However, if a property owner has a leak in their roof and when the water puddles on the floor and causes a slipping hazard, placing a sign up is not protection from liability. In fact, the sheer act of placing up a wet floor sign actually states that the owner is aware of the problem and has not done anything to remedy the situation. If there is water leaking on the floor the owner has a responsibility to continually try to keep the floor dry and safe and make the necessary repairs to prevent the problem from happening again.
Because this is such an important part of the case, your attorney in Texarkana TX will examine even the finest details surrounding the accident so fault can absolutely be established for the event.
What To Do When You Have Been Injured
Accidents that involve property liability can be made much easier if you use the following steps to your benefit. Anyone who has been injured in this manner should:
- File a report with the manager immediately. You want to document your accident at the time it occurred. If possible, stay where you are (on the ground) so that the manager or owner can see exactly what it looked like when you fell or were injured. Complete all paperwork that they request.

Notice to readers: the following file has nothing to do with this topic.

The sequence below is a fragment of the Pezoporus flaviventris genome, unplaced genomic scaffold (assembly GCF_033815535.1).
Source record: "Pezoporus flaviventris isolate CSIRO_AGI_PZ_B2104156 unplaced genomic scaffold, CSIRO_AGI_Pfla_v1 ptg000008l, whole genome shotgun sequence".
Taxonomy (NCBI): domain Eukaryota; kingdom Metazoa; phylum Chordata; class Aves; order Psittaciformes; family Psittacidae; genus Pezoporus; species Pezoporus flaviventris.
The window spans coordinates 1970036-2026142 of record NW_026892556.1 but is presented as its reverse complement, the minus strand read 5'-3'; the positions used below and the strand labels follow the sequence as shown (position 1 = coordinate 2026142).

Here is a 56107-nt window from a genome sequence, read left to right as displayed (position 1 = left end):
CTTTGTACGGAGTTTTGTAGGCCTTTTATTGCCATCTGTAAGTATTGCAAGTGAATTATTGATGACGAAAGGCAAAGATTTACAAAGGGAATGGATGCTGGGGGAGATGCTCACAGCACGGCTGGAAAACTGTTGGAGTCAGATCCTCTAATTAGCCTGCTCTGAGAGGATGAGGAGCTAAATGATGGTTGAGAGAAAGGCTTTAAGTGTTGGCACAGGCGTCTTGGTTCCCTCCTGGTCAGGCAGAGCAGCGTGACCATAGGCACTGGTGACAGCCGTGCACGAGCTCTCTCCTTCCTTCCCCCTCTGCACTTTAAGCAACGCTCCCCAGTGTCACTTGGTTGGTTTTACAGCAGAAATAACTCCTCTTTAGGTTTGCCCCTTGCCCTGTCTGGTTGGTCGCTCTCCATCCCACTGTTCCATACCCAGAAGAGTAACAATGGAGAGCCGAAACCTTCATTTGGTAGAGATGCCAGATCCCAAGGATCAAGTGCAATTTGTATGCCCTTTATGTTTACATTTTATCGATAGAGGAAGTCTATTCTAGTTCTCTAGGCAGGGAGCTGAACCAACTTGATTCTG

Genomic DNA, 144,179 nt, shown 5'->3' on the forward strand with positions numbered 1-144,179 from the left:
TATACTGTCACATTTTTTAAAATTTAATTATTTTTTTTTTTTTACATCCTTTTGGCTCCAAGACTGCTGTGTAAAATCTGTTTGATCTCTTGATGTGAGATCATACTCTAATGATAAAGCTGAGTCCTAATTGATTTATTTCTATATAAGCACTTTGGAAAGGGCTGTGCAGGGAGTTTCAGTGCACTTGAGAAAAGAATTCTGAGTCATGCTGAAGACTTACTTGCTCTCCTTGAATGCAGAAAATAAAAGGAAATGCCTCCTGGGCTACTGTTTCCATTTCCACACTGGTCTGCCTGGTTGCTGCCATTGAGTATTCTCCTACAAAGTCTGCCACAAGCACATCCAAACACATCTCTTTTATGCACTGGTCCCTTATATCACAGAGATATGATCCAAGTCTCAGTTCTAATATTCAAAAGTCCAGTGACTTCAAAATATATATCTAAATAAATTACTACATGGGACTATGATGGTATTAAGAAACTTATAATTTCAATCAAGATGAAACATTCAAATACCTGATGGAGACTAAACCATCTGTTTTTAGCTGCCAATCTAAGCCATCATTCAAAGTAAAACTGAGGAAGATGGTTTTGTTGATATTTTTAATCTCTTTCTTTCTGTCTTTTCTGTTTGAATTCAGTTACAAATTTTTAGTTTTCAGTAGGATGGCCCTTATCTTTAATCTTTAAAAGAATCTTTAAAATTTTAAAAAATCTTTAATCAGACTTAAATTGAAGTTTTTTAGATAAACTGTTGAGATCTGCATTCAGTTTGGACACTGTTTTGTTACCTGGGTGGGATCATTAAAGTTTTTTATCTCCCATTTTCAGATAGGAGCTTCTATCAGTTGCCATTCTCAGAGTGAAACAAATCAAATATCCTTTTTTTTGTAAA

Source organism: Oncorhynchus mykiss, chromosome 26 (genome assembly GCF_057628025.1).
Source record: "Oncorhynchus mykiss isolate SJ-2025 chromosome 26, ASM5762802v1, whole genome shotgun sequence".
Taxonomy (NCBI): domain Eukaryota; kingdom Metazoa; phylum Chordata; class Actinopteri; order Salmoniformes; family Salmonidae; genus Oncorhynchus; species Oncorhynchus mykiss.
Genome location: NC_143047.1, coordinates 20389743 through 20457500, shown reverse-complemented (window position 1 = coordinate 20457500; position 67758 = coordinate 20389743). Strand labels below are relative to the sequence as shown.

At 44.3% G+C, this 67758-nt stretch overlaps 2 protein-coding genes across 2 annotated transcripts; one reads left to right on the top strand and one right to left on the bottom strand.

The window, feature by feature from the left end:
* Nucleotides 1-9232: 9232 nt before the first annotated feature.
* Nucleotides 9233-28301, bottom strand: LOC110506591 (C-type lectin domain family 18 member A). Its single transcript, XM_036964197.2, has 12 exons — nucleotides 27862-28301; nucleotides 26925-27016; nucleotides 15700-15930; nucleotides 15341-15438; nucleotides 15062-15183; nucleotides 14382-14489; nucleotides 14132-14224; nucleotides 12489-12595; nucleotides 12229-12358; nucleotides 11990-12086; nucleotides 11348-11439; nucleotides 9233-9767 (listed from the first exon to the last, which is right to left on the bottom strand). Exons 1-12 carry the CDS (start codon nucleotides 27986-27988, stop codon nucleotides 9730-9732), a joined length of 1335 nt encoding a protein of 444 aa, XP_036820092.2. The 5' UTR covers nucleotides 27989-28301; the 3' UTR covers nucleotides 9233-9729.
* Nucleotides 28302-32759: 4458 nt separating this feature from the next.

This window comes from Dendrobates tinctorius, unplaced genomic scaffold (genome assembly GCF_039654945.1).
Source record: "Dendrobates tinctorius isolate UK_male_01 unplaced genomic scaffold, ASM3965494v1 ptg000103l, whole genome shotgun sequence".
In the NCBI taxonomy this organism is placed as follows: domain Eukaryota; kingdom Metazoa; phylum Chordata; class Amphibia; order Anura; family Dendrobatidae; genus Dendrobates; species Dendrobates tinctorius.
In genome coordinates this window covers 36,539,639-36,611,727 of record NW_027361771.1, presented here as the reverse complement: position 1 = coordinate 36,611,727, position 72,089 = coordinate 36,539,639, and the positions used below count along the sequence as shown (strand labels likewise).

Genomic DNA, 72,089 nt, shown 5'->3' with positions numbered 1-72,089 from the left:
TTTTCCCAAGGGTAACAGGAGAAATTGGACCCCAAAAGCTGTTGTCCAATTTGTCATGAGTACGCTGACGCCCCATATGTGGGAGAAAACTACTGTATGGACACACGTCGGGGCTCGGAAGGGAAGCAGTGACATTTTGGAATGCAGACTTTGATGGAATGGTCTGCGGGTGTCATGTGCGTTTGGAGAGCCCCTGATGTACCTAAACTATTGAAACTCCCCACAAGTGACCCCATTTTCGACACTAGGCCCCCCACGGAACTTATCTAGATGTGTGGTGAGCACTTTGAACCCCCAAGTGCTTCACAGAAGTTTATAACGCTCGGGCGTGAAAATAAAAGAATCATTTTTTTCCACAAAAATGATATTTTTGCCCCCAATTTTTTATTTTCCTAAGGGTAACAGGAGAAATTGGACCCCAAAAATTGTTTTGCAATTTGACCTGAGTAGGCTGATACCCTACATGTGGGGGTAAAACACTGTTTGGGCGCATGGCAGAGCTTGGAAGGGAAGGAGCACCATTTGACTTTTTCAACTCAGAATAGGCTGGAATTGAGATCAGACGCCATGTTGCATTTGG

- Take pictures. If your phone is handy snap pictures of your injuries if possible and the surrounding area. This will be very useful in establishing what occurred.
- Take down witness names. Your attorney will want to speak with witnesses at a later date.
- Seek immediate medical care. Even if you think your injuries are minor, you will want to take precaution and go have yourself examined by a doctor. Many times what seems like a simple ache, pain or headache is actually a serious injury. It is always better to be safe than sorry.
- Refrain from issuing a statement. You will be required to tell the insurance company of the property owner that you were injured. However, you should avoid providing too much information to them until you have spoken with an attorney. Protect your rights and hire an attorney first. Simply decline the interview by telling the insurer you wish to speak with your lawyer.
- Work with your attorney. Make sure that you make all of your appointments, submit all of your documents and go to all of your medical appointments scheduled by your attorney. This ensures that your case runs smoothly and quickly.